- When you find something you really like to read, be enthusiastic about it. If you’re excited about it, it may generate the child’s interest in the book or subject.
I recently finished a young adult novel that was absolutely fantastic. I shared my thoughts with the school librarian and several students. The book was purchased for the school library, and now there is a waiting list to read this book.
- Let them “book graze” or as one of my English teacher friends call it, “book tasting.” With book grazing a child goes to the library and checks out two to three books, then they read the first chapter. If they like what they have read, they can finish the book. If they don’t like it, for any reason, they just take it back and check out a different book. Unlike an assigned reading from class, they do not have to finish the book merely sample part of the text. Sometimes they don’t read for enjoyment because they haven’t found an author or a genre they like. This activity introduces them to a wide variety of writing styles and genres. When a student finds something they like, they can ask the librarian to help them find similar books.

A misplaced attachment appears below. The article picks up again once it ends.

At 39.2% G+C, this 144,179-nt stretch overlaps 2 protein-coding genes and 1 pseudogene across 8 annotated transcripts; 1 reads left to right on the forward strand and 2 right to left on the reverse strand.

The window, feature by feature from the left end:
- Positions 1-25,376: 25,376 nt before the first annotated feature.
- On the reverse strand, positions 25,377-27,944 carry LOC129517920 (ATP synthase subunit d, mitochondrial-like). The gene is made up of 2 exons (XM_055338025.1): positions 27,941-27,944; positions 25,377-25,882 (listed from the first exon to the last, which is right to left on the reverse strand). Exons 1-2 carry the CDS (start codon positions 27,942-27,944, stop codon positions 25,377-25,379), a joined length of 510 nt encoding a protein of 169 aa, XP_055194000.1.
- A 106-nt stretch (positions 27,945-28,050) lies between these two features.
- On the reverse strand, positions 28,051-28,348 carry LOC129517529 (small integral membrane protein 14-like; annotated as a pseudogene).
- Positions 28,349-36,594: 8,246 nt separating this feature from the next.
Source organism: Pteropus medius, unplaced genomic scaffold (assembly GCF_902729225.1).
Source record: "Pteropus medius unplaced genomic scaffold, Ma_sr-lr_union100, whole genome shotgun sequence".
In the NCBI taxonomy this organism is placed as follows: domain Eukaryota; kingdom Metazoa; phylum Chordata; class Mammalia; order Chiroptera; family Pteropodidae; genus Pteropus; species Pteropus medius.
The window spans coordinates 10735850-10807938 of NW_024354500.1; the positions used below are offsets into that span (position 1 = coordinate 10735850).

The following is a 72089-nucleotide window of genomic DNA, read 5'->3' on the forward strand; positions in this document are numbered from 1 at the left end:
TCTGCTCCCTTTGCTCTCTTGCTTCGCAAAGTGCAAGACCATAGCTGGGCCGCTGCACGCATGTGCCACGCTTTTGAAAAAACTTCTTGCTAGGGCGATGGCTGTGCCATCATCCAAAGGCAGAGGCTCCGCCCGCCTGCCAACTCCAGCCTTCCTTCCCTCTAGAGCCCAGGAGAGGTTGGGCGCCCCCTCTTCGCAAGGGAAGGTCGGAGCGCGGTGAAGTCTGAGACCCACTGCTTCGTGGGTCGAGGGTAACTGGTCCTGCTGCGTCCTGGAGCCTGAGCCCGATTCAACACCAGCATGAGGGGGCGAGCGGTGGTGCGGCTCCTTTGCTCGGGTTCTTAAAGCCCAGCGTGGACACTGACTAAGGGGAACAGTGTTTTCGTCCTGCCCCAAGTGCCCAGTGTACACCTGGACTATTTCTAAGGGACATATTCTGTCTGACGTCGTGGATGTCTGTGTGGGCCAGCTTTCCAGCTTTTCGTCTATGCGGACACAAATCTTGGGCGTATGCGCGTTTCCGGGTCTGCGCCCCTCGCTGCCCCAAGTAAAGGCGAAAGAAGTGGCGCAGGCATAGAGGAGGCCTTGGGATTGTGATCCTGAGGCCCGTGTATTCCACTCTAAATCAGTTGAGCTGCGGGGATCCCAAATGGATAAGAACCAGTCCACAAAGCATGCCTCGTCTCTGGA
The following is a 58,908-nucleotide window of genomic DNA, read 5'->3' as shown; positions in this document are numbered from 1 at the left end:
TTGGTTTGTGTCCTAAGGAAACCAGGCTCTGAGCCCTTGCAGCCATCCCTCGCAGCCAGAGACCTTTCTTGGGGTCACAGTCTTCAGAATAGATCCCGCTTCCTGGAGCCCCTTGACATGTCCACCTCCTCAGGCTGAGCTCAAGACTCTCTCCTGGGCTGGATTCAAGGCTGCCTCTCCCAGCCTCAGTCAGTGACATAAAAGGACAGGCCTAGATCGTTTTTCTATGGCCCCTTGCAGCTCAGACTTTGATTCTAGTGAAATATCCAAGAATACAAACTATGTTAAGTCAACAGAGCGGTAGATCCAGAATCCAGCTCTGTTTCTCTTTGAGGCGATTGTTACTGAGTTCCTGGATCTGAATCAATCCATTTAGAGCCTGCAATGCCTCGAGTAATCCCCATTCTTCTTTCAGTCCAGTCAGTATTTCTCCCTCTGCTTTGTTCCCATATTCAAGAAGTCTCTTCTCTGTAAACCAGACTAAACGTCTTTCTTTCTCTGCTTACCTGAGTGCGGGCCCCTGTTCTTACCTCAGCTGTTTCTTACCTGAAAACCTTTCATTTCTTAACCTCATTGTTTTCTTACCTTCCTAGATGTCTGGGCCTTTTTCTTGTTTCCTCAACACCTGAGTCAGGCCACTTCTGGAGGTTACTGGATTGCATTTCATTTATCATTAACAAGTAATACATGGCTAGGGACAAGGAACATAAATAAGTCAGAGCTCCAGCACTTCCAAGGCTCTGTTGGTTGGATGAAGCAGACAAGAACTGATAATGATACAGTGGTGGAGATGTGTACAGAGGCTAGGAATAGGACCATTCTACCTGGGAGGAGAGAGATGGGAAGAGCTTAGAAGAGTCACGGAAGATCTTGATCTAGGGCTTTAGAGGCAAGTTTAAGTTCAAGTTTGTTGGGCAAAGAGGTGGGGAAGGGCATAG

I encourage book grazing with most of the children and teens I know. Just last week I had a student, who had skimmed several books, come back to me and wanted to know if I could recommend a book similar to the one they had just finished.
- Give books and magazine subscriptions as gifts. If the child you know has a special interest it is easy to find material on that topic to share with them.
All of my “kids” know if they get a present from Auntie Tess, it will almost always be a book. Generally, it is either a book I read at their age and really loved or a book in a genre I know they already enjoy.
Each of these examples produced concrete positive results.
This is so important because reading has benefits beyond being just relatively inexpensive entertainment. Reading can, just to name a few examples, improve vocabulary skills, teach critical thinking skills, helps develop resiliency, learn empathy, and assist the development of better language skills.
Depending on the source, reading teachers recommend students read 15 minutes to 30 minutes daily (that’s about 1,140,000 – 2,600,00 words a year!) The amount of time spent with their nose in a book had been linked to better school performance and improved self-esteem.